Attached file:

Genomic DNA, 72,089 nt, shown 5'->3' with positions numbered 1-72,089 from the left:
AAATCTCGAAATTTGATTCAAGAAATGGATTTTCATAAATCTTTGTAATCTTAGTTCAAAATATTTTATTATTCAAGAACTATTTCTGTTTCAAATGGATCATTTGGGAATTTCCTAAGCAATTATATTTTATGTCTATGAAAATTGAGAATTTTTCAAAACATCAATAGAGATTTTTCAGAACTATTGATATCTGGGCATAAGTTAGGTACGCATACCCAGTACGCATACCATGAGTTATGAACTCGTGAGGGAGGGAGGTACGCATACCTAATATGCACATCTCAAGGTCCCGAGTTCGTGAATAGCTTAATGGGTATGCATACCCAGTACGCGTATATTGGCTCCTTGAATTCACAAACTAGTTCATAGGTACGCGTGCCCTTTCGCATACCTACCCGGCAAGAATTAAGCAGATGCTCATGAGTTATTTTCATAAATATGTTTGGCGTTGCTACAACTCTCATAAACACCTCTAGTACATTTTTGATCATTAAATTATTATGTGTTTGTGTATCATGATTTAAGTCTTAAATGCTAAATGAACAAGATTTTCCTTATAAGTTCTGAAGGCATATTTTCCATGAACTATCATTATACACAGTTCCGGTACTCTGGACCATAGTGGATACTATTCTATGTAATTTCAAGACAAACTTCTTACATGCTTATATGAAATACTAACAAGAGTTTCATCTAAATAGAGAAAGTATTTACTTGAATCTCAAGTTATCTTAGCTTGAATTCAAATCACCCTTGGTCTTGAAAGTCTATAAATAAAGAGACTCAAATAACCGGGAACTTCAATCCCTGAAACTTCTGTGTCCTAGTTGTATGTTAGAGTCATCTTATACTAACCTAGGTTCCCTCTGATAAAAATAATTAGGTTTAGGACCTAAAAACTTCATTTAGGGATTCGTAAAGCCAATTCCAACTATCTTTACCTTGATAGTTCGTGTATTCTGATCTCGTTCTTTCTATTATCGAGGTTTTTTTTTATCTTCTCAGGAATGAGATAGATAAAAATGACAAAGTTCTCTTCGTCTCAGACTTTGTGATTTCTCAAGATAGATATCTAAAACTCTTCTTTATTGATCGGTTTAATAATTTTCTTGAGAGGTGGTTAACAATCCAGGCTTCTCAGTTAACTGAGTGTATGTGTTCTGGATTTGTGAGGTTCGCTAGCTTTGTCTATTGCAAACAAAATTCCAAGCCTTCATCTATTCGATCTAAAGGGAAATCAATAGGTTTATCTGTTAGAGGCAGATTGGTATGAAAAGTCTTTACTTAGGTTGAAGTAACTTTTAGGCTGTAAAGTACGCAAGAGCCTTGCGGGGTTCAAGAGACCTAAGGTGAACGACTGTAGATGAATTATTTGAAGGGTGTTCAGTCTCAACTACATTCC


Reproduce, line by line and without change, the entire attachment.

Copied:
Genomic DNA, 72,089 nt, shown 5'->3' with positions numbered 1-72,089 from the left:
AAATCTCGAAATTTGATTCAAGAAATGGATTTTCATAAATCTTTGTAATCTTAGTTCAAAATATTTTATTATTCAAGAACTATTTCTGTTTCAAATGGATCATTTGGGAATTTCCTAAGCAATTATATTTTATGTCTATGAAAATTGAGAATTTTTCAAAACATCAATAGAGATTTTTCAGAACTATTGATATCTGGGCATAAGTTAGGTACGCATACCCAGTACGCATACCATGAGTTATGAACTCGTGAGGGAGGGAGGTACGCATACCTAATATGCACATCTCAAGGTCCCGAGTTCGTGAATAGCTTAATGGGTATGCATACCCAGTACGCGTATATTGGCTCCTTGAATTCACAAACTAGTTCATAGGTACGCGTGCCCTTTCGCATACCTACCCGGCAAGAATTAAGCAGATGCTCATGAGTTATTTTCATAAATATGTTTGGCGTTGCTACAACTCTCATAAACACCTCTAGTACATTTTTGATCATTAAATTATTATGTGTTTGTGTATCATGATTTAAGTCTTAAATGCTAAATGAACAAGATTTTCCTTATAAGTTCTGAAGGCATATTTTCCATGAACTATCATTATACACAGTTCCGGTACTCTGGACCATAGTGGATACTATTCTATGTAATTTCAAGACAAACTTCTTACATGCTTATATGAAATACTAACAAGAGTTTCATCTAAATAGAGAAAGTATTTACTTGAATCTCAAGTTATCTTAGCTTGAATTCAAATCACCCTTGGTCTTGAAAGTCTATAAATAAAGAGACTCAAATAACCGGGAACTTCAATCCCTGAAACTTCTGTGTCCTAGTTGTATGTTAGAGTCATCTTATACTAACCTAGGTTCCCTCTGATAAAAATAATTAGGTTTAGGACCTAAAAACTTCATTTAGGGATTCGTAAAGCCAATTCCAACTATCTTTACCTTGATAGTTCGTGTATTCTGATCTCGTTCTTTCTATTATCGAGGTTTTTTTTTATCTTCTCAGGAATGAGATAGATAAAAATGACAAAGTTCTCTTCGTCTCAGACTTTGTGATTTCTCAAGATAGATATCTAAAACTCTTCTTTATTGATCGGTTTAATAATTTTCTTGAGAGGTGGTTAACAATCCAGGCTTCTCAGTTAACTGAGTGTATGTGTTCTGGATTTGTGAGGTTCGCTAGCTTTGTCTATTGCAAACAAAATTCCAAGCCTTCATCTATTCGATCTAAAGGGAAATCAATAGGTTTATCTGTTAGAGGCAGATTGGTATGAAAAGTCTTTACTTAGGTTGAAGTAACTTTTAGGCTGTAAAGTACGCAAGAGCCTTGCGGGGTTCAAGAGACCTAAGGTGAACGACTGTAGATGAATTATTTGAAGGGTGTTCAGTCTCAACTACATTCC